The state's animal fighting law (§ 39–14–203) added a new section that makes it a class A misdemeanor to knowingly cause a person under eighteen (18) years of age to attend an animal fight.

Anti-Cruelty:

The intentional cruelty law (T. C. A. § 39-14-205) was amended as to acts against a police dog, fire dog, search and rescue dog, or police horse. The change, known as "Aron's Law," makes it a Class E felony for those animals, unless the value of the animal makes it a higher classification.

Exotic Pets:

Tennessee enacted a new section in its exotic pet law. Any person who obtains a Class I carnivore (described as all species inherently dangerous to humans such as wolves, bears, and lions) on or after July 1, 2015, shall, within six (6) months of obtaining the animal, have a microchip permanently implanted in the animal. For those who possessed a Class I carnivore prior to July 1, 2015, and who continues to possess the animal on or after July 1, 2015, a microchip that meets the technical specifications described in subsection (a) must be permanently implanted in the animal by July 1, 2018.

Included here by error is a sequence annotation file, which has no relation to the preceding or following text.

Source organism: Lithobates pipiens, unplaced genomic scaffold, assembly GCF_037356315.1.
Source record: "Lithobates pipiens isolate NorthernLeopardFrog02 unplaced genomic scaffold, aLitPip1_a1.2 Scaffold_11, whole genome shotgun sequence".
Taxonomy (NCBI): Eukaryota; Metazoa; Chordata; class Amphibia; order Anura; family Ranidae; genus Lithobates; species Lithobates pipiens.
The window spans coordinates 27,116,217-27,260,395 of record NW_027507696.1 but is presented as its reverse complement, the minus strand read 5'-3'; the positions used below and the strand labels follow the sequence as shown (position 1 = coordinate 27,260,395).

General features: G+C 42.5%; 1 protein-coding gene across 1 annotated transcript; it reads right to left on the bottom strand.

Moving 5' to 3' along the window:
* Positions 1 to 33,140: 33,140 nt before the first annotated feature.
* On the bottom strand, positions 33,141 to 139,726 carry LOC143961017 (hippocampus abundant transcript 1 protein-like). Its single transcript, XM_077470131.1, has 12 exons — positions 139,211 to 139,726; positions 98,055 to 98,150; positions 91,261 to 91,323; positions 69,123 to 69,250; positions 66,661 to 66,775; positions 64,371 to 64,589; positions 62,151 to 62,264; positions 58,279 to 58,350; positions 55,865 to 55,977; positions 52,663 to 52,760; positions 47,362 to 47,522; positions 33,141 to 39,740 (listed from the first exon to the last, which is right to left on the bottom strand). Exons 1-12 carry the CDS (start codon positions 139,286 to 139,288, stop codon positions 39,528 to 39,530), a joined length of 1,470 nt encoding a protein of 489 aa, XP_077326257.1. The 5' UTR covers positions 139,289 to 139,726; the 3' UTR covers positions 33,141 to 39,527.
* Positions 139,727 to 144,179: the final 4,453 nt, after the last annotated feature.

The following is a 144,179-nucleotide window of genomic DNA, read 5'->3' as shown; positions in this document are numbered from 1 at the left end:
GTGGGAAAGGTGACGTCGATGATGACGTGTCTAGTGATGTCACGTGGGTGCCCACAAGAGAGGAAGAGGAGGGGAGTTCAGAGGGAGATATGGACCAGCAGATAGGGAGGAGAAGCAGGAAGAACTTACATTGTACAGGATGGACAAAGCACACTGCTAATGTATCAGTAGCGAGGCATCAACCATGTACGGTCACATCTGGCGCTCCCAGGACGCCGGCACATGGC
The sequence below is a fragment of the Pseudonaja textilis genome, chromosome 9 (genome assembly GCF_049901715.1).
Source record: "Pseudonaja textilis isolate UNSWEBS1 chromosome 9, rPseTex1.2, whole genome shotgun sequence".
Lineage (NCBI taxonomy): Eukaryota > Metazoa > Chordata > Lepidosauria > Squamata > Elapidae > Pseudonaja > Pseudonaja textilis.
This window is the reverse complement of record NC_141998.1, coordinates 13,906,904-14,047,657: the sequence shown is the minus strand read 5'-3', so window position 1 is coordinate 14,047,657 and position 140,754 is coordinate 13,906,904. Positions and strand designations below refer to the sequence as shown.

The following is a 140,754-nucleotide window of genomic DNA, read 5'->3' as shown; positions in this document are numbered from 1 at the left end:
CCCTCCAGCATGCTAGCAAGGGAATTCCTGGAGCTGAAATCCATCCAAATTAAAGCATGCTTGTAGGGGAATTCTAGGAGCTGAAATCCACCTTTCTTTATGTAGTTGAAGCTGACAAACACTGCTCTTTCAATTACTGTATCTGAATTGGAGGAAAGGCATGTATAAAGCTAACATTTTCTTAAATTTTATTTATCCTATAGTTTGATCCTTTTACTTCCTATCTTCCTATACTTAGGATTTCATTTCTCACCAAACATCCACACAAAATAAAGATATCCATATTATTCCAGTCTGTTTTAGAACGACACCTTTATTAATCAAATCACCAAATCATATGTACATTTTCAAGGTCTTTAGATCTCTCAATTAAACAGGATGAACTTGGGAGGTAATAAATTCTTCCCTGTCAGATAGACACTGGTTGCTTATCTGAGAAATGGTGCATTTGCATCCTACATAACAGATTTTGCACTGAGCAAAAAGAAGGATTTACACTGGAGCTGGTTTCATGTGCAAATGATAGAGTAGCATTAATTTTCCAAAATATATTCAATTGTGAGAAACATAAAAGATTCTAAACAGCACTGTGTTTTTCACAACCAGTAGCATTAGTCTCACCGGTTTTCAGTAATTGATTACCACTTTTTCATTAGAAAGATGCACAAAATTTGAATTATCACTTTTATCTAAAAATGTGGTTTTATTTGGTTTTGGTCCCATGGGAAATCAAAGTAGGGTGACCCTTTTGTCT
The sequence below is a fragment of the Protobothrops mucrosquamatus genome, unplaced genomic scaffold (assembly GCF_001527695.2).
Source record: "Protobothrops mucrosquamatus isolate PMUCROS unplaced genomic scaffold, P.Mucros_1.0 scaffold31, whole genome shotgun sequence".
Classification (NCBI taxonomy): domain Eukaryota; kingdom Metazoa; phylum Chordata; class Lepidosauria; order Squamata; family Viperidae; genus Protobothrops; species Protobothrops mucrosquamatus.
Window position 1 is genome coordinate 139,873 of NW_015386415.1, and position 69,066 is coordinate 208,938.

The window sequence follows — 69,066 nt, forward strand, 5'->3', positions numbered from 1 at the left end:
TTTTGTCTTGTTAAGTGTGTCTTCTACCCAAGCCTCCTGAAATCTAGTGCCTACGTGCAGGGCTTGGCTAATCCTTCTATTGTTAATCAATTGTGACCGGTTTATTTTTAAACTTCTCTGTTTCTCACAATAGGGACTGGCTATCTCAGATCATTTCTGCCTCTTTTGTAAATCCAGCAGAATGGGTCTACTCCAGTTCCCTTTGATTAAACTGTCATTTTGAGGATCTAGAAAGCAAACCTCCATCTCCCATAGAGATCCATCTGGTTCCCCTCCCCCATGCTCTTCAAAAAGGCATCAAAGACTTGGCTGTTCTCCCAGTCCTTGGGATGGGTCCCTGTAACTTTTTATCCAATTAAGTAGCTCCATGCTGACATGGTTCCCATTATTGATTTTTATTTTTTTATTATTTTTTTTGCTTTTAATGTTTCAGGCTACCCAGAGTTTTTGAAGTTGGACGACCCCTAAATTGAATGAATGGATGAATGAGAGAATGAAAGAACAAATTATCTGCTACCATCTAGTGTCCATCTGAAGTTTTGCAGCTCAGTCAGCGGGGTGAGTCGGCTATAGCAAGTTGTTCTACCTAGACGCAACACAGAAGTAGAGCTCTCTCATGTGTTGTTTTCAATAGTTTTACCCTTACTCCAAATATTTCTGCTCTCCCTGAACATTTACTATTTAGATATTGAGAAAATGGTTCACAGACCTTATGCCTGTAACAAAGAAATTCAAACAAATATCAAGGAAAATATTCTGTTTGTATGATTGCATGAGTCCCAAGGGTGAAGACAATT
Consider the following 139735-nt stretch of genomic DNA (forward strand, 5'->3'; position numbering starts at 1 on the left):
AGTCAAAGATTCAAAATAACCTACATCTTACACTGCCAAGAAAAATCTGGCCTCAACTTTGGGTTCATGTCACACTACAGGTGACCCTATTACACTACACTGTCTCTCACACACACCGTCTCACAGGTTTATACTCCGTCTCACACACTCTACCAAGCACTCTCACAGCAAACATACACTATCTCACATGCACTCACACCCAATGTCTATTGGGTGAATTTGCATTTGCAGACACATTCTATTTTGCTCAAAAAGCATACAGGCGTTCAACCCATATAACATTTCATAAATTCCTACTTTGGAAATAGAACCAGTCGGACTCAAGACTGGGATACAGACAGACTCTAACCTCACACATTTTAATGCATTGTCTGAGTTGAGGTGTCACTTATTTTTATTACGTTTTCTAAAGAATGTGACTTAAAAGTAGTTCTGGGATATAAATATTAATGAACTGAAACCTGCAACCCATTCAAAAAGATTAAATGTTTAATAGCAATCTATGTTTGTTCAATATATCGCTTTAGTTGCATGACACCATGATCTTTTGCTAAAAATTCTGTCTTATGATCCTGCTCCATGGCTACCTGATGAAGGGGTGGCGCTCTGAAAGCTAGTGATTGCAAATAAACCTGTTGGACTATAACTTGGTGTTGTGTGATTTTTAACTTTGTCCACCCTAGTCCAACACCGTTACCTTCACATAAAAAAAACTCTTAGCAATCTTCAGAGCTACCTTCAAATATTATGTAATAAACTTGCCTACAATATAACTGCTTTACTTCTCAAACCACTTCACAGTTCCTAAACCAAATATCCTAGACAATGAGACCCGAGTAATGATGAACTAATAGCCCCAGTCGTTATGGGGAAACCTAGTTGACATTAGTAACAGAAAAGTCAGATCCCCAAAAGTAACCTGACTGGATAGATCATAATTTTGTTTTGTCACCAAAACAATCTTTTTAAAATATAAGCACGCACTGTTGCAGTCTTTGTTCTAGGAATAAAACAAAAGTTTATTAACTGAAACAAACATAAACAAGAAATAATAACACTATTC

T. C. A. § 70-4-418

Texas

V. T. C. A., Health & Safety Code § 822.0423

V.T.C.A., Parks & Wildlife Code § 66.216 - 66.218

Dangerous Dogs:

In 2015, Texas amended its dangerous dog laws. Most notably, the state added a new law that allows appeals for dangerous dog determinations (new section § 822.0424). According to that section, the determination is appealed to a county court or county court at law in the county in which the justice or municipal court is located and is entitled to a jury trial on request.

Because of this new ability to appeal decisions, § 822.042 was amended such that a dog may not be ordered destroyed during the pendency of an appeal ("notwithstanding any other law or local regulation, the court may not order the destruction of a dog during the pendency of an appeal under Section 822.0424"). Section 822.0421 outlines the new requirements for an owner to appeal:

(c) To file an appeal under Subsection (b), the owner must:

(1) file a notice of appeal of the animal control authority's dangerous dog determination with the court;

(2) attach a copy of the determination from the animal control authority; and

(3) serve a copy of the notice of appeal on the animal control authority by mailing the notice through the United States Postal Service.

Finally, Section 822.0423 states that "[t]he court shall determine the estimated costs to house and care for the impounded dog during the appeal process and shall set the amount of bond for an appeal adequate to cover those estimated costs."

Sharks:

H.B. 1579 from 2015 created a criminal offense for products made from shark fins. The bill amended V.T.C.A., Parks & Wildlife Code §  66.216 by adding the following paragraph:

(b) No person may possess a finfish of any species taken from coastal water, except broadbill swordfish or king mackerel, that has the tail removed unless the fish has been finally processed and delivered to the final destination or to a certified wholesale or retail dealer.